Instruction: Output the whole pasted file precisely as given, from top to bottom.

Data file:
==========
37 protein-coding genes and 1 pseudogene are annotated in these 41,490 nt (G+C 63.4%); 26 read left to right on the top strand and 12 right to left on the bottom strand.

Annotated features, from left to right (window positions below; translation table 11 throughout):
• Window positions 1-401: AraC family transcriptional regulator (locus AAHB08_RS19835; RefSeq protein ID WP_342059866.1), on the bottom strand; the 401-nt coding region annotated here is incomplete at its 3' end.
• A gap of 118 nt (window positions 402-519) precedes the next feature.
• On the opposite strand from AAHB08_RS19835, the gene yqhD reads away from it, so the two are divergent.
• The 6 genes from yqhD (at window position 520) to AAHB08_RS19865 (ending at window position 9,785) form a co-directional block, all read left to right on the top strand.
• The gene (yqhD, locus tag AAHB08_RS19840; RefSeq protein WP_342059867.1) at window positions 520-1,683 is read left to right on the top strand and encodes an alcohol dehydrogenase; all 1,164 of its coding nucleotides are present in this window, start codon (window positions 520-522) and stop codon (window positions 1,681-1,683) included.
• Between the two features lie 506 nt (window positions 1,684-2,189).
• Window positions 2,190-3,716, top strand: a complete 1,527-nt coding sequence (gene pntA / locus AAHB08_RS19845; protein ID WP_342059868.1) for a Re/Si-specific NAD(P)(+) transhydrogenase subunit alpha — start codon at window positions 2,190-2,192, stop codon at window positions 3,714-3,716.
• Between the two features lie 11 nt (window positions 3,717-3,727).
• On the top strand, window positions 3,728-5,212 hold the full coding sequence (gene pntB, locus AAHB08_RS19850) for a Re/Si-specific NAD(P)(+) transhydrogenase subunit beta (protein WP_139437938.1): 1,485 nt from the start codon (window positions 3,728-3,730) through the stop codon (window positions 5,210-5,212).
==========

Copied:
37 protein-coding genes and 1 pseudogene are annotated in these 41,490 nt (G+C 63.4%); 26 read left to right on the top strand and 12 right to left on the bottom strand.

Annotated features, from left to right (window positions below; translation table 11 throughout):
• Window positions 1-401: AraC family transcriptional regulator (locus AAHB08_RS19835; RefSeq protein ID WP_342059866.1), on the bottom strand; the 401-nt coding region annotated here is incomplete at its 3' end.
• A gap of 118 nt (window positions 402-519) precedes the next feature.
• On the opposite strand from AAHB08_RS19835, the gene yqhD reads away from it, so the two are divergent.
• The 6 genes from yqhD (at window position 520) to AAHB08_RS19865 (ending at window position 9,785) form a co-directional block, all read left to right on the top strand.
• The gene (yqhD, locus tag AAHB08_RS19840; RefSeq protein WP_342059867.1) at window positions 520-1,683 is read left to right on the top strand and encodes an alcohol dehydrogenase; all 1,164 of its coding nucleotides are present in this window, start codon (window positions 520-522) and stop codon (window positions 1,681-1,683) included.
• Between the two features lie 506 nt (window positions 1,684-2,189).
• Window positions 2,190-3,716, top strand: a complete 1,527-nt coding sequence (gene pntA / locus AAHB08_RS19845; protein ID WP_342059868.1) for a Re/Si-specific NAD(P)(+) transhydrogenase subunit alpha — start codon at window positions 2,190-2,192, stop codon at window positions 3,714-3,716.
• Between the two features lie 11 nt (window positions 3,717-3,727).
• On the top strand, window positions 3,728-5,212 hold the full coding sequence (gene pntB, locus AAHB08_RS19850) for a Re/Si-specific NAD(P)(+) transhydrogenase subunit beta (protein WP_139437938.1): 1,485 nt from the start codon (window positions 3,728-3,730) through the stop codon (window positions 5,210-5,212).